York Art Gallery

The York Art Gallery’s painting collection spans more than 600 years, with works ranging from 14th century Italian panels and 17th century Dutch masterpieces to Victorian narrative paintings and works by LS Lowry and David Hockney from the 20th century. The gallery currently contains three exhibition rooms on the ground floor that can hold important national and international exhibits, as well as four on the top floor, two of which feature their globally significant collection of British Studio Ceramics. The gallery is free to enter, though some exhibitions have an entry fee.

York Castle Museum 

This Museum is really interactive and entertaining, and it is well worth the £14 admission fee for adults. The first section looks back to the Victorian era, and visitors frequently get caught up in looking at everything in great detail, leaving with far more information about history than they had before. There is also a Victorian street where you may stroll and soak in the ambience. There is a toy display (bring some coins so that you can watch the coin operated puppet show machines). The York jail area was really instructive, with brutal and disgusting (but also sad) anecdotes from some of the more well-known personalities that were imprisoned there. The museum is located in a lovely part of York, close to the centre and other attractions, with a pleasant walk down the river nearby.

Jorvik Viking Centre

After buying one ticket, you may return as many times as you like in a year. It’s a great discovery of the Viking city and the relics they discovered at the end are extremely interesting and intriguing. The Viking Centre has full-size figurines and lifelike mannequins showing Viking life in the city. Little carriages fitted with speakers transport visitors around the dioramas. The York Archaeological Trust founded it, and it first opened its doors in 1984. It gets its name from Jórvk, which is the Old Norse name for York and the neighbouring Viking Kingdom of Yorkshire. This is an affordable day out, ideal for bringing your children as it will keep them entertained.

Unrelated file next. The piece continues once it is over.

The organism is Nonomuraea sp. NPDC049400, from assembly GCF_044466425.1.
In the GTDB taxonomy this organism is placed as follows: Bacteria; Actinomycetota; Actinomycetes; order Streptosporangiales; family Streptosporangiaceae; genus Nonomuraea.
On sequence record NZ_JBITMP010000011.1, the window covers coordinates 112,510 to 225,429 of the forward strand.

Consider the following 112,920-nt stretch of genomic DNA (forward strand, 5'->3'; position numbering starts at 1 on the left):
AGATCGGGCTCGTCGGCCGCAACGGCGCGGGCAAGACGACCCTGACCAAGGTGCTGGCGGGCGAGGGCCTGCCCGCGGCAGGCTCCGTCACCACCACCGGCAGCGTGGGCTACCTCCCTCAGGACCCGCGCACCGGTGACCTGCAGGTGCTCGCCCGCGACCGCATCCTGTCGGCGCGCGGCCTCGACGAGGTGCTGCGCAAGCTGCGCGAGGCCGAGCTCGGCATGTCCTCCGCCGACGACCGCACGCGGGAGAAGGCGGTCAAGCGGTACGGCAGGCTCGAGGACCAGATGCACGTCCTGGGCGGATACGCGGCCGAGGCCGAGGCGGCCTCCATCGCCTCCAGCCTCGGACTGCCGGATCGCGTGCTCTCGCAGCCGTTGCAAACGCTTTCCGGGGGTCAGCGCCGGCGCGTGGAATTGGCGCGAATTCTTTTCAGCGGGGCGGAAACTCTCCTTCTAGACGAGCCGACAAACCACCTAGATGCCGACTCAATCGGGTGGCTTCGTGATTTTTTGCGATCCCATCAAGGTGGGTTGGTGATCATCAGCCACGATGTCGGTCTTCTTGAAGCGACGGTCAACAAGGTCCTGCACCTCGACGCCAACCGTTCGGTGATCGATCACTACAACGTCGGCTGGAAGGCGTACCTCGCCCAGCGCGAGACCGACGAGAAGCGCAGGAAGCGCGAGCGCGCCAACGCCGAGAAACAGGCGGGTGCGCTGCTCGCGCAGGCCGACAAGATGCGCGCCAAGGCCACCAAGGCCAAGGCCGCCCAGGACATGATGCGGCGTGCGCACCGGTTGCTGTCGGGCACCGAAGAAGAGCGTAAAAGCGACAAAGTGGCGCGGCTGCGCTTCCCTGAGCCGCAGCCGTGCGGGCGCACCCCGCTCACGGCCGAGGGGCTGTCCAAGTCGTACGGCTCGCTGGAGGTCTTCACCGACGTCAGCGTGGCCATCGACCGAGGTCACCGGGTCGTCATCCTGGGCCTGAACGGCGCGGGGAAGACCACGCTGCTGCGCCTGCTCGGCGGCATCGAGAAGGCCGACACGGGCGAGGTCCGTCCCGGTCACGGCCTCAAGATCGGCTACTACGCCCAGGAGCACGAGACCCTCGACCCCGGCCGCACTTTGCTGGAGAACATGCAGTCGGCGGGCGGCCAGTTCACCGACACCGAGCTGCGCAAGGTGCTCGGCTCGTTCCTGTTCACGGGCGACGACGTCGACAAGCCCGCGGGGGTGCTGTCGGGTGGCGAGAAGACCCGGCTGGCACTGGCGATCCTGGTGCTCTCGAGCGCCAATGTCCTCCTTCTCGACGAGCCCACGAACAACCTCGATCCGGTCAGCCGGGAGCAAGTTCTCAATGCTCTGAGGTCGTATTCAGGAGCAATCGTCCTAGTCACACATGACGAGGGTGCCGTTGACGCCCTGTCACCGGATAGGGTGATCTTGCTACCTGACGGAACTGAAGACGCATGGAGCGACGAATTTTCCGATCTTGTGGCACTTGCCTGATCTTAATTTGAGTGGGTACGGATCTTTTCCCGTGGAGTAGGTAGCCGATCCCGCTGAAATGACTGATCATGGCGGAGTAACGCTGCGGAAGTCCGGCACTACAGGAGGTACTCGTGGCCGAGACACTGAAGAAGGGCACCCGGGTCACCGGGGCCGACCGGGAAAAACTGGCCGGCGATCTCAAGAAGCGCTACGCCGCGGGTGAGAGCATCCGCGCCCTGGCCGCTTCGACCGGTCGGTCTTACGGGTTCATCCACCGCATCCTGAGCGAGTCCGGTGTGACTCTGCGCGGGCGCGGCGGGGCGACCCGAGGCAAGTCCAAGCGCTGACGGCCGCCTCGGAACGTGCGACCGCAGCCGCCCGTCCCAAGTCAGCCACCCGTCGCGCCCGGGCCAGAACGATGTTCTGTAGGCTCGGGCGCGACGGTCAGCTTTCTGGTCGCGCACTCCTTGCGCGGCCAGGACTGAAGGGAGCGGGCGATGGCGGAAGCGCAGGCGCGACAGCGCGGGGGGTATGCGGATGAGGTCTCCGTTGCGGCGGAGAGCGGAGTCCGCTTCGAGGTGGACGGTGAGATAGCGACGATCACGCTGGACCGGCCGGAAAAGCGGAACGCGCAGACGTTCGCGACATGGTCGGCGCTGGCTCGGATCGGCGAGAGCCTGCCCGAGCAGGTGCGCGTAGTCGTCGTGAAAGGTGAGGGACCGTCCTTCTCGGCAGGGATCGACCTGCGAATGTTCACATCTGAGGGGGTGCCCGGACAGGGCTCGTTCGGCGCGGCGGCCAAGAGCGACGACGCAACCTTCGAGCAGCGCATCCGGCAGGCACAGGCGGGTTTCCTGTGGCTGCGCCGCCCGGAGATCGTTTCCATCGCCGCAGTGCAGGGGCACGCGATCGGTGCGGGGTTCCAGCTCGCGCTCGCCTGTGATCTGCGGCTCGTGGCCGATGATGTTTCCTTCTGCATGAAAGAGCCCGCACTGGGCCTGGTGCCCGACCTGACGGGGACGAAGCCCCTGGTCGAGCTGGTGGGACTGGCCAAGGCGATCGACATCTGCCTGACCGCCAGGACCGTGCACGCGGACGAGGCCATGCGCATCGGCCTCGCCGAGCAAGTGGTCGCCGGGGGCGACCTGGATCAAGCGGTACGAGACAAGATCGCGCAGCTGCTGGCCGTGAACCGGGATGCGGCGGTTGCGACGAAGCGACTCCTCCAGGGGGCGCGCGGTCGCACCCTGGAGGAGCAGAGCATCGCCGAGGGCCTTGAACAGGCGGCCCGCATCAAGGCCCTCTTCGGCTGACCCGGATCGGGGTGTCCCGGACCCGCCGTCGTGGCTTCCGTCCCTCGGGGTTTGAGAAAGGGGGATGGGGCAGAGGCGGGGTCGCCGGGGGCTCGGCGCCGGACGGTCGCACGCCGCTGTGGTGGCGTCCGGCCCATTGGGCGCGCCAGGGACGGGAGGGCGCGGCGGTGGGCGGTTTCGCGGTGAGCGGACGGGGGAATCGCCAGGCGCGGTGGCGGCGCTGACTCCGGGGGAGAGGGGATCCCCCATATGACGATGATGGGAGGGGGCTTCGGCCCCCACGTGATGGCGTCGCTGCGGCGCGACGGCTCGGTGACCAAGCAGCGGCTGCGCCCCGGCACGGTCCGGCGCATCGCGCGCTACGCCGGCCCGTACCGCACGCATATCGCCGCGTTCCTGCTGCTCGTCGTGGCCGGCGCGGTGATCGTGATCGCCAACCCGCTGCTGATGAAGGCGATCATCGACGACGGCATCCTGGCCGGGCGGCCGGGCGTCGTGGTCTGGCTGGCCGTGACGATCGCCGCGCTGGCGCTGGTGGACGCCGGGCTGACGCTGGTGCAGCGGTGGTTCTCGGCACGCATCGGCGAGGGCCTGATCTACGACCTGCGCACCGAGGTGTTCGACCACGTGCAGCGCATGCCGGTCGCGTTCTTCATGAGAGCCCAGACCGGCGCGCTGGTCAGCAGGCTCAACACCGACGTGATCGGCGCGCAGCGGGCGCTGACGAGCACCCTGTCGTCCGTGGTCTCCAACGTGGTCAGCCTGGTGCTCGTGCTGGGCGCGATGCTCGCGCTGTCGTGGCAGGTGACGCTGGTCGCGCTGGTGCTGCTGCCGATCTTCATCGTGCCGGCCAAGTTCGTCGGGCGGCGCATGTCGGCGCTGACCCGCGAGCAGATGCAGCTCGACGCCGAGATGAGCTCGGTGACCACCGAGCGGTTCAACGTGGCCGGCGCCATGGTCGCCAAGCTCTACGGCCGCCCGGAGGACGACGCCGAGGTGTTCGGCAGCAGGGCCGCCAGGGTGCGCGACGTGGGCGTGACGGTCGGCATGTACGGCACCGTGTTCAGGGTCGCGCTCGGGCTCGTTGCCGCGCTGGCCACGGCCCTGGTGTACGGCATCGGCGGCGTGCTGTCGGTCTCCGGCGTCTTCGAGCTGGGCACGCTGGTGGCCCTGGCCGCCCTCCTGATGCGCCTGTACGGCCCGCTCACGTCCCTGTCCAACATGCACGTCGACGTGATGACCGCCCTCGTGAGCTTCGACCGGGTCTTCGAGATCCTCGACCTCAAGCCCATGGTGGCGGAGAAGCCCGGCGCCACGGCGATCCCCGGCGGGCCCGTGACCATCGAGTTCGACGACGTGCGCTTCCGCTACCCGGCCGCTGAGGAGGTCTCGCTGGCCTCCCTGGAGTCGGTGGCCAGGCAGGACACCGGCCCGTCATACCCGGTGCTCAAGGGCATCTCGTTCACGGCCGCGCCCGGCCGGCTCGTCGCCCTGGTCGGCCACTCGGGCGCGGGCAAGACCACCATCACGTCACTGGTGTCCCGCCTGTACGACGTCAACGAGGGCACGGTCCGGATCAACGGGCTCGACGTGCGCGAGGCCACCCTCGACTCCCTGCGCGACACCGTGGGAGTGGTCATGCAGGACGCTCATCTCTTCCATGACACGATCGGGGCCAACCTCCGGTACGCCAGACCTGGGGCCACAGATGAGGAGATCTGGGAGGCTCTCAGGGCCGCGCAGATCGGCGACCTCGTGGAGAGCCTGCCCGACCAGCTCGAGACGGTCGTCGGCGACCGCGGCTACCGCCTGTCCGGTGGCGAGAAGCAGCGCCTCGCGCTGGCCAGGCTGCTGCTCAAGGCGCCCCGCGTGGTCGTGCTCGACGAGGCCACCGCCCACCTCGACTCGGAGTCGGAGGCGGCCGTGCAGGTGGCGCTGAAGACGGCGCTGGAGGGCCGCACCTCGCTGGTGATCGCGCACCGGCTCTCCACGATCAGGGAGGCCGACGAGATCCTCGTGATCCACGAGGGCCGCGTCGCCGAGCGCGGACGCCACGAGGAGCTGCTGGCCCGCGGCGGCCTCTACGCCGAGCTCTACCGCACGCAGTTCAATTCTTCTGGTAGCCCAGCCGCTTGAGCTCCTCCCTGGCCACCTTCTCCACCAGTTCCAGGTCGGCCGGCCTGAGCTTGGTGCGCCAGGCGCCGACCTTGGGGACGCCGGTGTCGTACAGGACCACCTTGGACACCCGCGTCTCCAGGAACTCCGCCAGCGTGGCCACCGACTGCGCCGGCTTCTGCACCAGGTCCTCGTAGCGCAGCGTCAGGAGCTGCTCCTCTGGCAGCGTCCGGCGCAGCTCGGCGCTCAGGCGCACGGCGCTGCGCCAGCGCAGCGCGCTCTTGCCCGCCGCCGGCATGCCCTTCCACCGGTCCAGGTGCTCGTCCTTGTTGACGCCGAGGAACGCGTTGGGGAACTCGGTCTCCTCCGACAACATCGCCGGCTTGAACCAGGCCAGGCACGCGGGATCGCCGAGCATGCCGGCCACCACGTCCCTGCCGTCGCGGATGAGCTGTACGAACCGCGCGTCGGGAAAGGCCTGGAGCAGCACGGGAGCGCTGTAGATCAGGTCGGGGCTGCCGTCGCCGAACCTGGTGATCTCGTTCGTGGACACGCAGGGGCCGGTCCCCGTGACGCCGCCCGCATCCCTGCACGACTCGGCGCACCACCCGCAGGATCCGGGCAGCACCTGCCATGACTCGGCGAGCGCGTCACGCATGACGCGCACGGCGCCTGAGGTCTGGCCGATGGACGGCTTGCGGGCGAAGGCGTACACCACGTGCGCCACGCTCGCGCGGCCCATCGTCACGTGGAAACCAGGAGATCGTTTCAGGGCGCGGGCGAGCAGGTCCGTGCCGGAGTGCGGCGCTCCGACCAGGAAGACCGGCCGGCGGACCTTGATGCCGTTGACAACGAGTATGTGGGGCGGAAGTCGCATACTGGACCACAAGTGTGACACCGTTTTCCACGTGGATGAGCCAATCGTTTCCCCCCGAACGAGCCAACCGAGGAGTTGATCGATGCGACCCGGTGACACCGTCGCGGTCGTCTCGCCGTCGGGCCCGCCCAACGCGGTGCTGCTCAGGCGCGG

Barley Hall

Barley Hall is a charming ancient townhouse nestled away in one of York’s oldest alleyways. Barley Hall, formerly home to the Priors of Nostell and a Lord Mayor of York, has been meticulously restored to its original glory, with breathtaking high ceilings, gorgeous exposed timber frames, and arguably England’s only horn window. Guests at Barley Hall are welcome to make themselves at home, sit on the chairs, and imagine themselves living in mediaeval England. Bard at Barley Hall also allows you to explore the history of York of Shakespeare’s theatre. Explore clothes from classic plays such as Romeo and Juliet and A Midsummer Night’s Dream, as well as dress up and perform your own scenarios on the interactive stage and examine exhibits from the York Archaeological Trust’s own collections.

Jorvik DIG

The creators of JORVIK Viking Centre established JORVIK DIG, a hands-on archaeology-themed visitor attraction. Providing guests the opportunity to become apprentice ‘diggers’ and find the most intriguing artefacts from York’s 2000-year past! This experience is best suited for children aged 5 to 12, with extra Dig Deeper excursions especially for our adult visitors and Little Diggers programmes for children under the age of five. It will only cost you £9 as an adult, £8.25 as a child, and free if you have a child aged 3 and under!


Images: York City Walls, National Railway Museum, York Art Gallery